Numbers 9:10-11

Speak to the Israelite people, saying: When any party—whether you or future generations—who is defiled by a corpse or is on a long journey would offer a pesah sacrifice to God, they shall offer it in the second month, on the 14th day of the month, at twilight.

They asked for themselves and they received an expansive accommodation that would benefit not only them but future generations as well.  This is a story where it seems all’s well that ends well.  This group asked for what they needed and they got what they wanted.  Pesah Sheni then is a holiday that highlights the necessity of inclusion and the importance of advocating for one’s needs.

I wonder, however: why did this group of Israelites need to advocate for themselves in the first place?  Why didn’t Moshe—or even God—anticipate their exclusion and already have a plan to ensure their participation?  Granted, this was the first time the Israelites were celebrating Pesah since leaving Egypt, but still I wonder: couldn’t God have anticipated that there would be individuals excluded from this very important communal ritual and already have a plan in place to include them?  Is it the responsibility of those left behind to advocate for their needs, or is it the obligation of the community and its leaders to ensure the inclusion of all of its members?  

The Talmud debates this very question when it comes to ensuring that ever body has a proper place to sit.  Rabbi (known also as R. Yehudah ha-Nasi and one of the greatest leaders in his generation) once noticed that a certain place was too crowded and there weren’t enough spaces for students to sit.

תלמוד בבלי שבת קכז.

אָמַר רַבָּה אָמַר רַבִּי חִיָּיא: פַּעַם אַחַת הָלַךְ רַבִּי לְמָקוֹם אֶחָד, וְרָאָה מָקוֹם דָּחוּק לַתַּלְמִידִים, וְיָצָא לַשָּׂדֶה וּמָצָא שָׂדֶה מְלֵאָה עוֹמָרִים, וְעִימֵּר רַבִּי כָּל הַשָּׂדֶה כּוּלָּהּ.

 

Talmud Bavli Shabbat 127a

Rabbah said R. Hiyya said: Once, Rabbi went to a place and saw that the place was crowded for the students.  He went out to the field and found a field full of bundles of grain.  He cleared whole entire field.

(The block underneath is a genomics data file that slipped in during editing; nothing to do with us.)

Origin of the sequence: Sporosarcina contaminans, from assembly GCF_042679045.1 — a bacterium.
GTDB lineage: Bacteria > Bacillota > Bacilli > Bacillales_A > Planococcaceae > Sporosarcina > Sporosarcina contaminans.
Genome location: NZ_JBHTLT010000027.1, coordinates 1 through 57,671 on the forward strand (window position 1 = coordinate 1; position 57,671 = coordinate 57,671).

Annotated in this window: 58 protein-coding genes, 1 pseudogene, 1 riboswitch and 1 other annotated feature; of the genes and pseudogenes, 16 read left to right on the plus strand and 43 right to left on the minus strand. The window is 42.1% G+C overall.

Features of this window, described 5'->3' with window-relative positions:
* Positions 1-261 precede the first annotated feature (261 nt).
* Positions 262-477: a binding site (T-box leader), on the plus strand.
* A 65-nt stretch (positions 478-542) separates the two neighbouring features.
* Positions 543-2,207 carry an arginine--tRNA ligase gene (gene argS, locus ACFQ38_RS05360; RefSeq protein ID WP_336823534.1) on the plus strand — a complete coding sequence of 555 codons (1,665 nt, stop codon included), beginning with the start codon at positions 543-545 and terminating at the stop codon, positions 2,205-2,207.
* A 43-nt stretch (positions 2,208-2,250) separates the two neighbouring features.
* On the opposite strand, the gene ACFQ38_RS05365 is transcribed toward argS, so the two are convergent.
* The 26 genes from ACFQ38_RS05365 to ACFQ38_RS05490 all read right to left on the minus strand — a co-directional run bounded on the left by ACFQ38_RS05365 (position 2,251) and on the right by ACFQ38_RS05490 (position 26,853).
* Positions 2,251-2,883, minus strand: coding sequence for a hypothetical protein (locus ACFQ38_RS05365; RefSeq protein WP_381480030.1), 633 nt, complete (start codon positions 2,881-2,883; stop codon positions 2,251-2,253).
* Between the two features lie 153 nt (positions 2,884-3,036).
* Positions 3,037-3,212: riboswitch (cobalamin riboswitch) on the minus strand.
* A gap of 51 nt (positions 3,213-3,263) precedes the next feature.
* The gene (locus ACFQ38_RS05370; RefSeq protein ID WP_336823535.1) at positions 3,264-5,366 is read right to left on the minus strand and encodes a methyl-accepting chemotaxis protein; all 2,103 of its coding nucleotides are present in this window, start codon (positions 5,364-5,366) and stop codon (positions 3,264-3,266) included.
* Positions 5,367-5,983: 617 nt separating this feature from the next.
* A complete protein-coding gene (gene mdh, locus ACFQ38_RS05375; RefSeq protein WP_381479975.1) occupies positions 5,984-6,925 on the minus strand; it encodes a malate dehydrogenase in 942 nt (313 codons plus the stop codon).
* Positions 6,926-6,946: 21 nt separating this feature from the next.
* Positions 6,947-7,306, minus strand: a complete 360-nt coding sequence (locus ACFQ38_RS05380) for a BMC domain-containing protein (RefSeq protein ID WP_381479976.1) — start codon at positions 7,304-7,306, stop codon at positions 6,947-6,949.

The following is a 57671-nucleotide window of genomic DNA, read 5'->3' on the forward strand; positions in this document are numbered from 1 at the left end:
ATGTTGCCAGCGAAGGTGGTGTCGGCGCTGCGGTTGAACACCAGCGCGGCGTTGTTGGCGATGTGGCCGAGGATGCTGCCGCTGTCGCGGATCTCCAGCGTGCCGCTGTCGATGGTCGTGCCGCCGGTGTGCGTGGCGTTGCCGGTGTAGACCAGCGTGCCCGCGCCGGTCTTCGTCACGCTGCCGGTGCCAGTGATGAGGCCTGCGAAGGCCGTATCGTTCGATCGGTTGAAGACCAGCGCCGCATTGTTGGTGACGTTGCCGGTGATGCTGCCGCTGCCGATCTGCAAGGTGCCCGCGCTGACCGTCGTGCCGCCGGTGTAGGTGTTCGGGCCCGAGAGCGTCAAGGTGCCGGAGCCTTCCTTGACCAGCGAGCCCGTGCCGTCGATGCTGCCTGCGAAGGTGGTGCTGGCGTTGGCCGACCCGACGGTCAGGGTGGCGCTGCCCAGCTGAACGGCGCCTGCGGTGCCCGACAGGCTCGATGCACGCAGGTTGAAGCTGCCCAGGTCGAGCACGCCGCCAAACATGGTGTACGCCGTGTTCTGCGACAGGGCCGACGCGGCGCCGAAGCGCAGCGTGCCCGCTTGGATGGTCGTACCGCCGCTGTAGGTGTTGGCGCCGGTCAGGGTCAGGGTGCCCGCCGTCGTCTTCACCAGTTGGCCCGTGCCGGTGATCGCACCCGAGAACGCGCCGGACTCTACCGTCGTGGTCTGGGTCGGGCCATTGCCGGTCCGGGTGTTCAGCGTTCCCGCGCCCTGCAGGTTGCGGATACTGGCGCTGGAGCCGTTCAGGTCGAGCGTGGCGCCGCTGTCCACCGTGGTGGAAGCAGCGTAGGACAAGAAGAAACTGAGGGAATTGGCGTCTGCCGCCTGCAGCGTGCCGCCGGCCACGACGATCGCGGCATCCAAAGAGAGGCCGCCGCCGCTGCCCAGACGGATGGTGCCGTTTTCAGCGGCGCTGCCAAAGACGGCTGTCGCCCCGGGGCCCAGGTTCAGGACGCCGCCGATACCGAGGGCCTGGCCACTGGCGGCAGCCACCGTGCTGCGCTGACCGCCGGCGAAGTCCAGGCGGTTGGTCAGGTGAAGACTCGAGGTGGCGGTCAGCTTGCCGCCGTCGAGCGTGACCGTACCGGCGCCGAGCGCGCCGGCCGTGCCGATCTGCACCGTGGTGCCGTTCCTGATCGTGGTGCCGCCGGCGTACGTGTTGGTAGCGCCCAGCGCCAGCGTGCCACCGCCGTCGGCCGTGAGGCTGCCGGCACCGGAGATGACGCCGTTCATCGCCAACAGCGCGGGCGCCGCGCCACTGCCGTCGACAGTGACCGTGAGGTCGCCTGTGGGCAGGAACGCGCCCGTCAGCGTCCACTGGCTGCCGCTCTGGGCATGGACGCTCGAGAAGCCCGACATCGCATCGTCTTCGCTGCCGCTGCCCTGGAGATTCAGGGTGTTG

What did Rabbi do?  He went out and cleared a field of all of its bundles to make sure there was adequate space for each student to sit.  On the face of it, this is a story about moving chairs and the leader ensuring that everyone had a place to sit.  However, the story goes deeper.  Despite the fact that moving all the bundles would require a significant amount of labor which would ordinarily be prohibited on Shabbat, Rabbi still goes ahead and does it.1  Rabbi could have easily failed to notice that students were overcrowded or he could have noticed and chosen not to intervene.  However, it was so important to him that each person have a proper place to sit that he violated the prohibition around excessive work in order to clear a space for each person.  As the leader, he saw and anticipated the needs of others and he acted himself to ensure their inclusion.

Interestingly, the Talmud then seems to take issue with this.2  The Talmud asks: if is it really the job of one person to clear the field for everyone, or perhaps each person should clear their own bundle, creating a space for them to sit?  This opens the question: who is responsible for ensuring the inclusion of each student?  Is it the job of one person to look out for everyone else or is each person responsible to advocate for their own needs and make sure they have a seat?  Do I have to set up my own chair or should someone else see that I need a seat and set one up for me?